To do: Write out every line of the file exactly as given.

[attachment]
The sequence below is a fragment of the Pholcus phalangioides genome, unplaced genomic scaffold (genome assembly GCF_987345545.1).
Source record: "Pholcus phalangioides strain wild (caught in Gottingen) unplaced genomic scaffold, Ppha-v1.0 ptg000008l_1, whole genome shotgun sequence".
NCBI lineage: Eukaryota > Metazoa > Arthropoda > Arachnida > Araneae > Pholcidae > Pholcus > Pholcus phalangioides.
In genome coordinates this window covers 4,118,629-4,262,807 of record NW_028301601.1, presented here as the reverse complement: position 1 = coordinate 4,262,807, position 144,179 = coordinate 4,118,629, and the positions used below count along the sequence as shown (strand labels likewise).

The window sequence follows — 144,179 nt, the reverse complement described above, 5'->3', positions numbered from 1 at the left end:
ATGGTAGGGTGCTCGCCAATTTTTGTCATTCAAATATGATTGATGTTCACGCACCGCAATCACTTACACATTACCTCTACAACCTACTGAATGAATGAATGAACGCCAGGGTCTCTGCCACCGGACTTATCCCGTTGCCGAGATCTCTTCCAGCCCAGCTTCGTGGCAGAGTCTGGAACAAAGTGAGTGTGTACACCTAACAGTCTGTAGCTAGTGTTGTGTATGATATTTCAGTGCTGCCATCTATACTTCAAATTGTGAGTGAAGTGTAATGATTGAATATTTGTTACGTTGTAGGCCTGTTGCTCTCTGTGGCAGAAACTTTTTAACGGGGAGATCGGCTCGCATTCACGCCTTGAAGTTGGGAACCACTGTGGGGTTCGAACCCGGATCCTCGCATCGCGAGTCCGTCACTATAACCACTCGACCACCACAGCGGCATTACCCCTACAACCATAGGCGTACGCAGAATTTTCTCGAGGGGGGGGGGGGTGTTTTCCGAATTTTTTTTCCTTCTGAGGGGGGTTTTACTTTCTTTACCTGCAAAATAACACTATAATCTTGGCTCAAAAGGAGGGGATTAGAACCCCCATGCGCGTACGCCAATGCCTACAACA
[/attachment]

The sequence below is a fragment of the Pholcus phalangioides genome, unplaced genomic scaffold (genome assembly GCF_987345545.1).
Source record: "Pholcus phalangioides strain wild (caught in Gottingen) unplaced genomic scaffold, Ppha-v1.0 ptg000008l_1, whole genome shotgun sequence".
NCBI lineage: Eukaryota > Metazoa > Arthropoda > Arachnida > Araneae > Pholcidae > Pholcus > Pholcus phalangioides.
In genome coordinates this window covers 4,118,629-4,262,807 of record NW_028301601.1, presented here as the reverse complement: position 1 = coordinate 4,262,807, position 144,179 = coordinate 4,118,629, and the positions used below count along the sequence as shown (strand labels likewise).

The window sequence follows — 144,179 nt, the reverse complement described above, 5'->3', positions numbered from 1 at the left end:
ATGGTAGGGTGCTCGCCAATTTTTGTCATTCAAATATGATTGATGTTCACGCACCGCAATCACTTACACATTACCTCTACAACCTACTGAATGAATGAATGAACGCCAGGGTCTCTGCCACCGGACTTATCCCGTTGCCGAGATCTCTTCCAGCCCAGCTTCGTGGCAGAGTCTGGAACAAAGTGAGTGTGTACACCTAACAGTCTGTAGCTAGTGTTGTGTATGATATTTCAGTGCTGCCATCTATACTTCAAATTGTGAGTGAAGTGTAATGATTGAATATTTGTTACGTTGTAGGCCTGTTGCTCTCTGTGGCAGAAACTTTTTAACGGGGAGATCGGCTCGCATTCACGCCTTGAAGTTGGGAACCACTGTGGGGTTCGAACCCGGATCCTCGCATCGCGAGTCCGTCACTATAACCACTCGACCACCACAGCGGCATTACCCCTACAACCATAGGCGTACGCAGAATTTTCTCGAGGGGGGGGGGGGTGTTTTCCGAATTTTTTTTCCTTCTGAGGGGGGTTTTACTTTCTTTACCTGCAAAATAACACTATAATCTTGGCTCAAAAGGAGGGGATTAGAACCCCCATGCGCGTACGCCAATGCCTACAACA